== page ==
I wouldn't say I've read a lot of nonfiction stories about knitting. But what I have read has brought me to expect a lot of wit and humor, as well as...moreI wouldn't say I've read a lot of nonfiction stories about knitting. But what I have read has brought me to expect a lot of wit and humor, as well as a point. In contrast to those expectations, many of these personal essays were meandering and barely cohesive. As a book with all professional writers as contributors, I have to say I was rather disappointed in the quality of many of the stories. Many of them (particularly at the beginning of the collection) came off as if they were written for a warm-up writing prompt and then published as-is, with very little editing or refining. The stories were also very arbitrarily arranged in alphabetical order by last name of the contributors, which didn't at all help with the flow of the collection. Lastly, a significant portion of the essays were written by people who wished they could knit. I suspect this book is primarily aimed at a knitting audience. As a knitter, I am much more interested in reading about other knitters, when I read a collection of personal essays about knitting, than about people who wish they could knit. Just pick up a pair of needles and do it already! It's really not that hard.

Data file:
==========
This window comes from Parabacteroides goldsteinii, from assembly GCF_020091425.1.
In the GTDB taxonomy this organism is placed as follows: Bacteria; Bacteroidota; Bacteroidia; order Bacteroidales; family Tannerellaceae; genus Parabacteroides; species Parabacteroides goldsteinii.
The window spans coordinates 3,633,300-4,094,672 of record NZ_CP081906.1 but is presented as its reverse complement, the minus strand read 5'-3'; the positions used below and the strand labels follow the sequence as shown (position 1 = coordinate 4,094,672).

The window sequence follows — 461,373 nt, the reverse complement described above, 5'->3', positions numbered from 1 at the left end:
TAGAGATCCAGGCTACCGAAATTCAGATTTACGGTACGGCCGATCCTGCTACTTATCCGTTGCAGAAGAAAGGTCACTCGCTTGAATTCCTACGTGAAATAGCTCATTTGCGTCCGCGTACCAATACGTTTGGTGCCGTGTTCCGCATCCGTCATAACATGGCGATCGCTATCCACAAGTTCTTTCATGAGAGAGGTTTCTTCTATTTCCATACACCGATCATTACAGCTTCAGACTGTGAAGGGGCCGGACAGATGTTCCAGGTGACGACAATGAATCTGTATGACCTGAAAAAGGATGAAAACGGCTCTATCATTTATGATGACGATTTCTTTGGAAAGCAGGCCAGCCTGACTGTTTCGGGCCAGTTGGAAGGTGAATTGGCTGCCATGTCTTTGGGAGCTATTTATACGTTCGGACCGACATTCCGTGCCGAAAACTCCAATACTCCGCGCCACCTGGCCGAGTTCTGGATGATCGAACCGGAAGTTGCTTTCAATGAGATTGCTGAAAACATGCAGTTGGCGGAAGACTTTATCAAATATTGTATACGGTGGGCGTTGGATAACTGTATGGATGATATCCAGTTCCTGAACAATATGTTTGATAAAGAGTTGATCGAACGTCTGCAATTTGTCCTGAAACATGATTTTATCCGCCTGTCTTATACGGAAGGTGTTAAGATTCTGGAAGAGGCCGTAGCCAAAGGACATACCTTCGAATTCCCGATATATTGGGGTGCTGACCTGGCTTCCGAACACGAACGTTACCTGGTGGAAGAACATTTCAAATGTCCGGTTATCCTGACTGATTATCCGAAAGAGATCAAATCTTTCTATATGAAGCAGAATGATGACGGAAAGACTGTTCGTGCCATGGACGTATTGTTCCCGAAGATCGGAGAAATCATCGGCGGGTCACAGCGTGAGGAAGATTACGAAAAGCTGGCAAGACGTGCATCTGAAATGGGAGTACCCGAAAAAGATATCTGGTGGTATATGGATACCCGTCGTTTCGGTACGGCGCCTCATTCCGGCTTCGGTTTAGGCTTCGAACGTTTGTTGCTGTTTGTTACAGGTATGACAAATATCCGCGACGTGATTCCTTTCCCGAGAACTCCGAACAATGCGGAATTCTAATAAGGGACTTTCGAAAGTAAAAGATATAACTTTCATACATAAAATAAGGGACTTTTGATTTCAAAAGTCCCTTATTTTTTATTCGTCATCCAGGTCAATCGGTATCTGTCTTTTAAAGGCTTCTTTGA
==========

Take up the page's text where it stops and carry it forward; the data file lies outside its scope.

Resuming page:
There were a few hidden gems, including contributions by Andre Dubus III, Martha Frankel, Jessi Hempel, Joyce Maynard, and Taylor M. Polites.(less)
This is my first experience reading (or in this case, listening) to David Sedaris. And, for the most part, I was thinking, How have I not come across...moreThis is my first experience reading (or in this case, listening) to David Sedaris. And, for the most part, I was thinking, How have I not come across this before?! This is great! I would have rated the collection of personal (for the most part) essays with four stars if not for the last few essays in the collection. Which is where the for the most parts really come in.
For the most part, Let's Explore Diabetes with Owls is a collection of memoir short stories about very interesting and colorful Mr. Sedaris, his expatriate adventures in Europe, his partner Hugh, and his rather dysfunctional and emotional scar-inducing father. Sedaris's effortless prose and witty observations about himself and others reminded me of Augusten Burroughs (perhaps Sedaris was an influence of his?) and made for great entertainment and a comforting sense that nobody is perfect.